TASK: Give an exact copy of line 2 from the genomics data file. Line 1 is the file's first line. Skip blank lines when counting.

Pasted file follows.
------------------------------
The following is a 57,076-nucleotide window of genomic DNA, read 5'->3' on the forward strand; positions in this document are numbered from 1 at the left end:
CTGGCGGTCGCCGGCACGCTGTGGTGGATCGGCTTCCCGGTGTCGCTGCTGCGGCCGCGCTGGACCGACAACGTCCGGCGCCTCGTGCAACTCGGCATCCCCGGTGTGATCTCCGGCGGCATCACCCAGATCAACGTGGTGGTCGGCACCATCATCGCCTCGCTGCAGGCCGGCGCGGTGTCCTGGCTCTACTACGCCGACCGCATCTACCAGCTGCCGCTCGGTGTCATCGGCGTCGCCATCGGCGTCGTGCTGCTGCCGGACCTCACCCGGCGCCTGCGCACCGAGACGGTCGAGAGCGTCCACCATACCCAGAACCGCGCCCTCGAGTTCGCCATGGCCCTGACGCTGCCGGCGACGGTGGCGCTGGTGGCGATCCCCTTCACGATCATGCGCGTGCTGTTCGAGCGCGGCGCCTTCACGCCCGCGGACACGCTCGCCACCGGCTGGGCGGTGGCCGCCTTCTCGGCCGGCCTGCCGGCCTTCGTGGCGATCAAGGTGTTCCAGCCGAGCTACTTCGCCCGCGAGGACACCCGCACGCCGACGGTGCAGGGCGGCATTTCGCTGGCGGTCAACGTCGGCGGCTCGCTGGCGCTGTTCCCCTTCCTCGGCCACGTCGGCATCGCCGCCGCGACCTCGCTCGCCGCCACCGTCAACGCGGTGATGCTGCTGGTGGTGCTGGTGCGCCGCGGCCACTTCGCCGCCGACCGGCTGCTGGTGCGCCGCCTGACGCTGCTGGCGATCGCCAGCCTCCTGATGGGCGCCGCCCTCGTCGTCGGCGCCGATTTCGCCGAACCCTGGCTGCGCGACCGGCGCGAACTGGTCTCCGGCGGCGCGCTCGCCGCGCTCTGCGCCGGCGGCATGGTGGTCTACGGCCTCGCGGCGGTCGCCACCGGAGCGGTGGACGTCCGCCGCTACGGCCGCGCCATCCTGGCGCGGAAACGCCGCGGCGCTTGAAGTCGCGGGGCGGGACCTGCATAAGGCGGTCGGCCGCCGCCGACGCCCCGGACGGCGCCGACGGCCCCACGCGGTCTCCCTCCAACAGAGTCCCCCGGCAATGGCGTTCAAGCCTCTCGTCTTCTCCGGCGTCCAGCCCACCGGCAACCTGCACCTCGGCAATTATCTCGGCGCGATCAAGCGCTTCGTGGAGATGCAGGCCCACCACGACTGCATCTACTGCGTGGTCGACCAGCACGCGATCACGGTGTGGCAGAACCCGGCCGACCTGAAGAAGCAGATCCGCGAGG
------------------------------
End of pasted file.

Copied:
CTGGCGGTCGCCGGCACGCTGTGGTGGATCGGCTTCCCGGTGTCGCTGCTGCGGCCGCGCTGGACCGACAACGTCCGGCGCCTCGTGCAACTCGGCATCCCCGGTGTGATCTCCGGCGGCATCACCCAGATCAACGTGGTGGTCGGCACCATCATCGCCTCGCTGCAGGCCGGCGCGGTGTCCTGGCTCTACTACGCCGACCGCATCTACCAGCTGCCGCTCGGTGTCATCGGCGTCGCCATCGGCGTCGTGCTGCTGCCGGACCTCACCCGGCGCCTGCGCACCGAGACGGTCGAGAGCGTCCACCATACCCAGAACCGCGCCCTCGAGTTCGCCATGGCCCTGACGCTGCCGGCGACGGTGGCGCTGGTGGCGATCCCCTTCACGATCATGCGCGTGCTGTTCGAGCGCGGCGCCTTCACGCCCGCGGACACGCTCGCCACCGGCTGGGCGGTGGCCGCCTTCTCGGCCGGCCTGCCGGCCTTCGTGGCGATCAAGGTGTTCCAGCCGAGCTACTTCGCCCGCGAGGACACCCGCACGCCGACGGTGCAGGGCGGCATTTCGCTGGCGGTCAACGTCGGCGGCTCGCTGGCGCTGTTCCCCTTCCTCGGCCACGTCGGCATCGCCGCCGCGACCTCGCTCGCCGCCACCGTCAACGCGGTGATGCTGCTGGTGGTGCTGGTGCGCCGCGGCCACTTCGCCGCCGACCGGCTGCTGGTGCGCCGCCTGACGCTGCTGGCGATCGCCAGCCTCCTGATGGGCGCCGCCCTCGTCGTCGGCGCCGATTTCGCCGAACCCTGGCTGCGCGACCGGCGCGAACTGGTCTCCGGCGGCGCGCTCGCCGCGCTCTGCGCCGGCGGCATGGTGGTCTACGGCCTCGCGGCGGTCGCCACCGGAGCGGTGGACGTCCGCCGCTACGGCCGCGCCATCCTGGCGCGGAAACGCCGCGGCGCTTGAAGTCGCGGGGCGGGACCTGCATAAGGCGGTCGGCCGCCGCCGACGCCCCGGACGGCGCCGACGGCCCCACGCGGTCTCCCTCCAACAGAGTCCCCCGGCAATGGCGTTCAAGCCTCTCGTCTTCTCCGGCGTCCAGCCCACCGGCAACCTGCACCTCGGCAATTATCTCGGCGCGATCAAGCGCTTCGTGGAGATGCAGGCCCACCACGACTGCATCTACTGCGTGGTCGACCAGCACGCGATCACGGTGTGGCAGAACCCGGCCGACCTGAAGAAGCAGATCCGCGAGG